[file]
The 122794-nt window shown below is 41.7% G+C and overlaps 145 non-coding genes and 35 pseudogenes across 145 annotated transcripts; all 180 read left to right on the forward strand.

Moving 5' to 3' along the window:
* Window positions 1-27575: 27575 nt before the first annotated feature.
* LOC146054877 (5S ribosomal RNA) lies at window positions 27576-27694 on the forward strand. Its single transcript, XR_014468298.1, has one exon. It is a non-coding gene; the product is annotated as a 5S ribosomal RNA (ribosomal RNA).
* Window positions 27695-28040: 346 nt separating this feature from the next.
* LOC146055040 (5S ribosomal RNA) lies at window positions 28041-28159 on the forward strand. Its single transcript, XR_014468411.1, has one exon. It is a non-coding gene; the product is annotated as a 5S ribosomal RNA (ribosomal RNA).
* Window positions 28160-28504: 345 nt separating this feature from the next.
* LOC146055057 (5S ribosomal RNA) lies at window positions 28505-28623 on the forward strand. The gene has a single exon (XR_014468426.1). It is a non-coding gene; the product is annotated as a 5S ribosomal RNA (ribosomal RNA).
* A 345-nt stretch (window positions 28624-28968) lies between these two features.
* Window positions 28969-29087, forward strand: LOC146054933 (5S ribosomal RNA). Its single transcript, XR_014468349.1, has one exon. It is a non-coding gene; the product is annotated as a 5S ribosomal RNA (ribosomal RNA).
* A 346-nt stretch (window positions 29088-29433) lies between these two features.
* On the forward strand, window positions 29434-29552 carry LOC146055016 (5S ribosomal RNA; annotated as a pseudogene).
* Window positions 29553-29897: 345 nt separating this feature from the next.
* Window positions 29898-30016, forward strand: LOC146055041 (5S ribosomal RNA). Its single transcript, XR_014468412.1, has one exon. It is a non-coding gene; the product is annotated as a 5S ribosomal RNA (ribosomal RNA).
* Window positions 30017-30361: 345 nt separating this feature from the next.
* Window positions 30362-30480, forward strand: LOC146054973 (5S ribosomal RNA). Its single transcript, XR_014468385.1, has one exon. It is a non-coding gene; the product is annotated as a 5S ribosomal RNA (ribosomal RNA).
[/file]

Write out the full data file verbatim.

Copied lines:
The 122794-nt window shown below is 41.7% G+C and overlaps 145 non-coding genes and 35 pseudogenes across 145 annotated transcripts; all 180 read left to right on the forward strand.

Moving 5' to 3' along the window:
* Window positions 1-27575: 27575 nt before the first annotated feature.
* LOC146054877 (5S ribosomal RNA) lies at window positions 27576-27694 on the forward strand. Its single transcript, XR_014468298.1, has one exon. It is a non-coding gene; the product is annotated as a 5S ribosomal RNA (ribosomal RNA).
* Window positions 27695-28040: 346 nt separating this feature from the next.
* LOC146055040 (5S ribosomal RNA) lies at window positions 28041-28159 on the forward strand. Its single transcript, XR_014468411.1, has one exon. It is a non-coding gene; the product is annotated as a 5S ribosomal RNA (ribosomal RNA).
* Window positions 28160-28504: 345 nt separating this feature from the next.
* LOC146055057 (5S ribosomal RNA) lies at window positions 28505-28623 on the forward strand. The gene has a single exon (XR_014468426.1). It is a non-coding gene; the product is annotated as a 5S ribosomal RNA (ribosomal RNA).
* A 345-nt stretch (window positions 28624-28968) lies between these two features.
* Window positions 28969-29087, forward strand: LOC146054933 (5S ribosomal RNA). Its single transcript, XR_014468349.1, has one exon. It is a non-coding gene; the product is annotated as a 5S ribosomal RNA (ribosomal RNA).
* A 346-nt stretch (window positions 29088-29433) lies between these two features.
* On the forward strand, window positions 29434-29552 carry LOC146055016 (5S ribosomal RNA; annotated as a pseudogene).
* Window positions 29553-29897: 345 nt separating this feature from the next.
* Window positions 29898-30016, forward strand: LOC146055041 (5S ribosomal RNA). Its single transcript, XR_014468412.1, has one exon. It is a non-coding gene; the product is annotated as a 5S ribosomal RNA (ribosomal RNA).
* Window positions 30017-30361: 345 nt separating this feature from the next.
* Window positions 30362-30480, forward strand: LOC146054973 (5S ribosomal RNA). Its single transcript, XR_014468385.1, has one exon. It is a non-coding gene; the product is annotated as a 5S ribosomal RNA (ribosomal RNA).